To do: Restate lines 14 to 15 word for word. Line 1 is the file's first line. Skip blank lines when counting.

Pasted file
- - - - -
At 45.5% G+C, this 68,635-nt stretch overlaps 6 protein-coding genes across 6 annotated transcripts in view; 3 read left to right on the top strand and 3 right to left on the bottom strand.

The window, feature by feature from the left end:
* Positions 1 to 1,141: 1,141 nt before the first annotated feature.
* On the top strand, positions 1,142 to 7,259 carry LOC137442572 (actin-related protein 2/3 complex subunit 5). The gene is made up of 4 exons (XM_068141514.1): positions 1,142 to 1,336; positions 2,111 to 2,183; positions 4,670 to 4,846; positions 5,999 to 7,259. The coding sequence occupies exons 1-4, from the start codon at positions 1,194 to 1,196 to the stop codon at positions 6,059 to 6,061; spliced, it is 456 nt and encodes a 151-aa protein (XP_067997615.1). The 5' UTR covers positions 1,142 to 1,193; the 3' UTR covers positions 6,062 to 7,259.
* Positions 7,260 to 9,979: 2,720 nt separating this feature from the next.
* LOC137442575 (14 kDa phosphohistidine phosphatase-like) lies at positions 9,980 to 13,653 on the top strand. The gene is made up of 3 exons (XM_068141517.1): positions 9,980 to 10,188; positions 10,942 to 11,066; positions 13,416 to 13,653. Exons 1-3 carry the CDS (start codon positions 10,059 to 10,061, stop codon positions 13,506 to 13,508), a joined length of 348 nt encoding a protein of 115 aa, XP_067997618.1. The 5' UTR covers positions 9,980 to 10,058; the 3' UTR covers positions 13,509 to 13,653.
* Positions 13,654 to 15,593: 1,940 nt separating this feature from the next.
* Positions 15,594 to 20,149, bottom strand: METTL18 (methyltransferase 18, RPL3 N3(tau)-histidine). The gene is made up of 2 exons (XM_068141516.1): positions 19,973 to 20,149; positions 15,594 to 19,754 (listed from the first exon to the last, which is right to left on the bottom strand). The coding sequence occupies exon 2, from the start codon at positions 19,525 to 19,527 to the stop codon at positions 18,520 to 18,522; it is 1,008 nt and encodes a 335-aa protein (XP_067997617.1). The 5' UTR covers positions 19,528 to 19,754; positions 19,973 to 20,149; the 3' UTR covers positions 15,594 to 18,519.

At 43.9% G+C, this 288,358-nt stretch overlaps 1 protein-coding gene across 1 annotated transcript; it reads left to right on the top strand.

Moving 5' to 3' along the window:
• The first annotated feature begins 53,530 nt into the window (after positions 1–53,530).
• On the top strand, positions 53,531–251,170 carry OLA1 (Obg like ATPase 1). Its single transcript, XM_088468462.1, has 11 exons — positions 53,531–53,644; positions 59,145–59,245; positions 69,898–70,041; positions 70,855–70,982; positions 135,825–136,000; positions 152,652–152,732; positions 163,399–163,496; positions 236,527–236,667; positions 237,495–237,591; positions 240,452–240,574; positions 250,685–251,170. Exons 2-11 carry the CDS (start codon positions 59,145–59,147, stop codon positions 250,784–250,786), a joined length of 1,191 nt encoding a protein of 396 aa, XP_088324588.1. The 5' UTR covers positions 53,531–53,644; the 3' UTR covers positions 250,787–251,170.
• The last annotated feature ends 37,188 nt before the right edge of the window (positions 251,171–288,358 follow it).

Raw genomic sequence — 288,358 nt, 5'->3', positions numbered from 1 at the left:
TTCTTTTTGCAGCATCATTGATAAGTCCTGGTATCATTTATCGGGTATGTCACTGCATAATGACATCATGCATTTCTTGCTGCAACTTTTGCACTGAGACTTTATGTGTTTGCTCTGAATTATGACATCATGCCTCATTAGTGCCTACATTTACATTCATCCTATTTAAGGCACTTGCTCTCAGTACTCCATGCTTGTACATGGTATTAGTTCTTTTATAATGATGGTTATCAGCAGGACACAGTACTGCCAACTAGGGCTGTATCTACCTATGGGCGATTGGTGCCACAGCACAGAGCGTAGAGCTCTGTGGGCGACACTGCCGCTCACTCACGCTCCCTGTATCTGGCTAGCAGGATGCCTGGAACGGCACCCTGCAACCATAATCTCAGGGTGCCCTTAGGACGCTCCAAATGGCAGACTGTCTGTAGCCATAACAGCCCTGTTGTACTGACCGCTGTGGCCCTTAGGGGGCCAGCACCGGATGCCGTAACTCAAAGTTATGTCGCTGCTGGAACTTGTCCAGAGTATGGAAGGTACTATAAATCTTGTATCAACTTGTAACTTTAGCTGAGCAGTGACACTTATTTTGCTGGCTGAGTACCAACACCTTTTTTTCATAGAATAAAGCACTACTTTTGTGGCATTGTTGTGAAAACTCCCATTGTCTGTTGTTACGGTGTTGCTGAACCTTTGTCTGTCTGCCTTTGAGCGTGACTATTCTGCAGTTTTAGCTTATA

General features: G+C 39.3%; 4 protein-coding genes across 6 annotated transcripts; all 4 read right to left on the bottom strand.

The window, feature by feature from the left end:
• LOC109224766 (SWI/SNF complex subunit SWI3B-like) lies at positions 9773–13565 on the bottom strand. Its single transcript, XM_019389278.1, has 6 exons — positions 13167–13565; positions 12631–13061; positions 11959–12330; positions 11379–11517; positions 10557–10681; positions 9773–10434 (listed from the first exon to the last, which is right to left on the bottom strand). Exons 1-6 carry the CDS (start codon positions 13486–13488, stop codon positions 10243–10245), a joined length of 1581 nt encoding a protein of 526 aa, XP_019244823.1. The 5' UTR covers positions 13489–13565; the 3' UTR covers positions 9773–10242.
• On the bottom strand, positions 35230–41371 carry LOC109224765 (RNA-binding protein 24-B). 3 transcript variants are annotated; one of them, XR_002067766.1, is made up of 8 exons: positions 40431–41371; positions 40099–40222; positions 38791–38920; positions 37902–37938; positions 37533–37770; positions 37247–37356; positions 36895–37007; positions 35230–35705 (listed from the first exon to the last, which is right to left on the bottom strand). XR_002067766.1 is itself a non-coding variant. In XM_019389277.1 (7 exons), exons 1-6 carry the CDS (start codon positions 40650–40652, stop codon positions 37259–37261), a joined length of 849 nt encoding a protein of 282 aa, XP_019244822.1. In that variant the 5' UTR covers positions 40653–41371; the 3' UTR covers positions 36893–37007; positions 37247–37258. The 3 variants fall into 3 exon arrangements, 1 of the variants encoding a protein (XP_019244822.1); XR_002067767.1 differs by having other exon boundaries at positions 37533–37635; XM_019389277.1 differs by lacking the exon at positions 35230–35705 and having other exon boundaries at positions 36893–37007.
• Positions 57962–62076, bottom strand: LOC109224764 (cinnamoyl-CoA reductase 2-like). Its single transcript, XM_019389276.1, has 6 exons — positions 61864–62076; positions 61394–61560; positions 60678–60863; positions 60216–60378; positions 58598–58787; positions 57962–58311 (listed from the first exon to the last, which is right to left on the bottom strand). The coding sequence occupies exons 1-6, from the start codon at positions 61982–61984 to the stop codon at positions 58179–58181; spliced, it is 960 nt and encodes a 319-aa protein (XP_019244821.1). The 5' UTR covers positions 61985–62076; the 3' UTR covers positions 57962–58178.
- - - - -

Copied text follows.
Raw genomic sequence — 288,358 nt, 5'->3', positions numbered from 1 at the left:
TTCTTTTTGCAGCATCATTGATAAGTCCTGGTATCATTTATCGGGTATGTCACTGCATAATGACATCATGCATTTCTTGCTGCAACTTTTGCACTGAGACTTTATGTGTTTGCTCTGAATTATGACATCATGCCTCATTAGTGCCTACATTTACATTCATCCTATTTAAGGCACTTGCTCTCAGTACTCCATGCTTGTACATGGTATTAGTTCTTTTATAATGATGGTTATCAGCAGGACACAGTACTGCCAACTAGGGCTGTATCTACCTATGGGCGATTGGTGCCACAGCACAGAGCGTAGAGCTCTGTGGGCGACACTGCCGCTCACTCACGCTCCCTGTATCTGGCTAGCAGGATGCCTGGAACGGCACCCTGCAACCATAATCTCAGGGTGCCCTTAGGACGCTCCAAATGGCAGACTGTCTGTAGCCATAACAGCCCTGTTGTACTGACCGCTGTGGCCCTTAGGGGGCCAGCACCGGATGCCGTAACTCAAAGTTATGTCGCTGCTGGAACTTGTCCAGAGTATGGAAGGTACTATAAATCTTGTATCAACTTGTAACTTTAGCTGAGCAGTGACACTTATTTTGCTGGCTGAGTACCAACACCTTTTTTTCATAGAATAAAGCACTACTTTTGTGGCATTGTTGTGAAAACTCCCATTGTCTGTTGTTACGGTGTTGCTGAACCTTTGTCTGTCTGCCTTTGAGCGTGACTATTCTGCAGTTTTAGCTTATA